A window salesman from Britain can claim for 13 YEARS of unpaid holiday time, Europe’s top court has ruled.
Conley King, who worked as a commission-based, self-employed sales rep, argued that upon leaving The Sash Window Workshop company he was entitled to £27,000 in back pay for unclaimed holiday.
The landmark employment ruling could have far reaching implications for workers in the gig economy, many of whom are classed by the “employers” as self-employed and as such, do not necessarily qualify for paid leave.
King worked for the company between 1999 and 2012. After he retired, a UK employment tribunal ruled that he should have been classified as a full time worker.
He also sought to get the money he felt he was owed for not taking any paid holiday during his time with the firm.
When the case went to the Employment Appeal Tribunal, it said there was no evidence that King gave any notice of his intention to take holiday that was then refused.
However, he then took the case to the Court of Appeal, at which point it was referred to the ECJ.
Now the ECJ has ruled in his favour, basically concluding EU law allowed him to claim payment for the entire length of his employment and that there was no time limit for his claim.
It said: “A worker must be able to carry over and accumulate unexercised rights to paid annual leave when an employer does not put that worker in a position in which he is able to exercise his right to paid annual leave.
“Even if it were proved, the fact that Sash WW considered, wrongly, that Mr King was not entitled to paid annual leave is irrelevant. Indeed, it is for the employer to seek all information regarding his obligations in that regard.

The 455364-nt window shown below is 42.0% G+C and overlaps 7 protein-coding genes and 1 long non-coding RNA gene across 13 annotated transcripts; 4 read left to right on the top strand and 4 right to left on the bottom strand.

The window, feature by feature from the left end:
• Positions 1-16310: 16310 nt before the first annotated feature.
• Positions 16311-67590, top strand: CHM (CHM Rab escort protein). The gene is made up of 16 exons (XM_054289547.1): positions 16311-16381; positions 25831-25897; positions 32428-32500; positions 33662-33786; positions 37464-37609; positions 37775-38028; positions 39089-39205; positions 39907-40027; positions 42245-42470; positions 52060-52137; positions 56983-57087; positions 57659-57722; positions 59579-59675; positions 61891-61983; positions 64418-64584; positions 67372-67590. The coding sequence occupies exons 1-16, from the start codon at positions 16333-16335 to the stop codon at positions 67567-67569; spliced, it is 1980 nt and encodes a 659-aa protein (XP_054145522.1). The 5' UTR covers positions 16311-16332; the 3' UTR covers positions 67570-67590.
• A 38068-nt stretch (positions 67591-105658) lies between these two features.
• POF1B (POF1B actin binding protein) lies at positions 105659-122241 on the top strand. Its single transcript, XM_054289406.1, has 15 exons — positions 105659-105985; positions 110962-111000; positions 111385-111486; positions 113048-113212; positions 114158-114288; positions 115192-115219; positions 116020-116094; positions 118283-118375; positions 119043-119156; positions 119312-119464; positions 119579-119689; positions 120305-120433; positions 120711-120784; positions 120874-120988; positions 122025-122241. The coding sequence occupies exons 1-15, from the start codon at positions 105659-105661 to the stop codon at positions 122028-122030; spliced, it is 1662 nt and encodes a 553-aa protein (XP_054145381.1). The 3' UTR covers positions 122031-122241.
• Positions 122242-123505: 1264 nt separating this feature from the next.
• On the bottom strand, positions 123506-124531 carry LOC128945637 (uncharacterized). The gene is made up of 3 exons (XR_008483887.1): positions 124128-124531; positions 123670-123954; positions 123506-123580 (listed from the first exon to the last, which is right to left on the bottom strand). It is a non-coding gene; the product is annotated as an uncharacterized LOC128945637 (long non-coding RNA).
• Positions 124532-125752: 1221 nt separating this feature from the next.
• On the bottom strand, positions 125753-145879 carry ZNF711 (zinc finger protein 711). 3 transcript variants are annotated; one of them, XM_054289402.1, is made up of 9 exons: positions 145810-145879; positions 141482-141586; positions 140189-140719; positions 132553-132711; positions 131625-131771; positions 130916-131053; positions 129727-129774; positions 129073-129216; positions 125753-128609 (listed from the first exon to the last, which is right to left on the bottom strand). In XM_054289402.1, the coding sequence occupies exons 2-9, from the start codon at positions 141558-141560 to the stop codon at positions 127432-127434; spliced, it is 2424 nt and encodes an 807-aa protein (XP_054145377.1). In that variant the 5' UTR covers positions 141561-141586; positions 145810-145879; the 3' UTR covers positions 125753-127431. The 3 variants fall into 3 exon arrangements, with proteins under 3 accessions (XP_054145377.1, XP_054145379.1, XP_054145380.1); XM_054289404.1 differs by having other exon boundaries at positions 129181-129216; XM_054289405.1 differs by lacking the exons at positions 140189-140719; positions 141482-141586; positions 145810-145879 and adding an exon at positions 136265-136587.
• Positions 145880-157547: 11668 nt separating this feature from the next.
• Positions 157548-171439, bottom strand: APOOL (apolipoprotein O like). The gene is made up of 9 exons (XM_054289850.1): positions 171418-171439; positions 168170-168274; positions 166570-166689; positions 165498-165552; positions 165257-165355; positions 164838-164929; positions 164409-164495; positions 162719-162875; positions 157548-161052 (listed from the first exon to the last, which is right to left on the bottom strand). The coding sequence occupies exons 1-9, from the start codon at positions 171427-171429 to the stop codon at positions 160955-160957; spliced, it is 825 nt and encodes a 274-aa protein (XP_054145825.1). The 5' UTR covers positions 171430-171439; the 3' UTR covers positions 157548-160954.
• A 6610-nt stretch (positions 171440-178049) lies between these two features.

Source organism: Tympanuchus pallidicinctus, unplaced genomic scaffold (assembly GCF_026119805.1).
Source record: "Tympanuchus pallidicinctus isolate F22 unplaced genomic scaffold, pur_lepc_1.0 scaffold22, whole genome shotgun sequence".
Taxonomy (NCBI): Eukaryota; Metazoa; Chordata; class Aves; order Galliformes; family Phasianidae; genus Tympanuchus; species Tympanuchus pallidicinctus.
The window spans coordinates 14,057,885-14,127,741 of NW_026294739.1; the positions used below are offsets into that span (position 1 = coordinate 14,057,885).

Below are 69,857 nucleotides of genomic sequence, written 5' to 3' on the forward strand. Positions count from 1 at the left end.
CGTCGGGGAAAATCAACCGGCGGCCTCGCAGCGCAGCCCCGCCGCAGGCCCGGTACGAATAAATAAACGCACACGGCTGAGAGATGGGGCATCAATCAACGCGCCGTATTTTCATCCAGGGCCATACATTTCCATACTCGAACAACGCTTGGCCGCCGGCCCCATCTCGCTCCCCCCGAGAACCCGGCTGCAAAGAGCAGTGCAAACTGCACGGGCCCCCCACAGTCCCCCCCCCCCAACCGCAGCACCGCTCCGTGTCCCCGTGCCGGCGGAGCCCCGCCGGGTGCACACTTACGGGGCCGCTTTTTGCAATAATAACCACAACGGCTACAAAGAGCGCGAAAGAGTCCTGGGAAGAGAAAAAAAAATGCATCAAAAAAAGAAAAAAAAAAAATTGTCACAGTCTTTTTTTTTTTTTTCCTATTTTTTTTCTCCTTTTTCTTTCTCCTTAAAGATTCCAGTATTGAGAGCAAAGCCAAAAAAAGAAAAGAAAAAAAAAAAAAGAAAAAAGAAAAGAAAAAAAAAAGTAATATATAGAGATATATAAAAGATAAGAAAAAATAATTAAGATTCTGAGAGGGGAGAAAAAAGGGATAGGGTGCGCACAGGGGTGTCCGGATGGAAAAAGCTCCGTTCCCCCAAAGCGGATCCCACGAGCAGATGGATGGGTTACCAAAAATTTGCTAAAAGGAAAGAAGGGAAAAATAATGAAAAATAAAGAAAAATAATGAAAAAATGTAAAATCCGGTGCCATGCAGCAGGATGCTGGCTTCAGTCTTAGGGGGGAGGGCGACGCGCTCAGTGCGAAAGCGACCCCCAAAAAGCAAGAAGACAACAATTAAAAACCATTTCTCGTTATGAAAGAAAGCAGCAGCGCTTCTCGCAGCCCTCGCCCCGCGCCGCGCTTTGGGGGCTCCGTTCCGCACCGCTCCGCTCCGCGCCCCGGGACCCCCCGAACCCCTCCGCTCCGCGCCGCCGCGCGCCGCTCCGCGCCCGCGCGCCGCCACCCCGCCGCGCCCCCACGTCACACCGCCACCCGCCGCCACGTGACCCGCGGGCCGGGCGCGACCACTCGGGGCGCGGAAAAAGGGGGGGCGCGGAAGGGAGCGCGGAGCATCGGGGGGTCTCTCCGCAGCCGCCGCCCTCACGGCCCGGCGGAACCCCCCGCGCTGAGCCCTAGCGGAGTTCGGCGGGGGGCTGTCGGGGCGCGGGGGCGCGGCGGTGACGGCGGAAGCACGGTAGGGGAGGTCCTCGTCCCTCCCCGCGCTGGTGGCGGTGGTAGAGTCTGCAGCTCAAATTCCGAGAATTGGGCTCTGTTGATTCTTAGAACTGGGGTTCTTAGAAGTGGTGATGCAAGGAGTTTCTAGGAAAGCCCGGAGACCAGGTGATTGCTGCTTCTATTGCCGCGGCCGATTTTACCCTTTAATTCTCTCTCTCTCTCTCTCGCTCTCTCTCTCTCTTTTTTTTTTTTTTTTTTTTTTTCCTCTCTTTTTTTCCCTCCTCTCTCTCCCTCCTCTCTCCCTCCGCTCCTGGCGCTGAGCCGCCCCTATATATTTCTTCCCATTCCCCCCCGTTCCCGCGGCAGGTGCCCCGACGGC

“It follows… unlike in a situation of accumulation of entitlement to paid annual leave by a worker who was unfit for work due to sickness, an employer that does not allow a worker to exercise his right to paid annual leave must bear the consequences.”
Employment lawyers said the judgment could have a big impact on the gig economy which has been hit by a series of legal challenges from workers seeking clarification of their rights.
Nicola Ihnatowicz, employment partner at law firm Trowers & Hamlins, said: “Employers who find that those they have always regarded as self-employed contractors actually have worker status will now potentially be faced with a significant financial liability for unpaid holiday pay.”
Dr Jason Moyer-Lee, the general secretary of the Independent Workers’ Union of Great Britain, said: “Today’s bombshell judgment from the court of justice of the European Union is a game changer for the so-called gig economy.”
The Sash Window Workshop said at no point was King “prevented by us from taking any time off for holiday”.
The UK Court of Appeal will now reconsider the application from King after clarification from the ECJ under the terms of the EU’s Working Time Directive.
How long after Brexit UK courts will have to take into account European court positions and what areas of law will be relevant is not clear.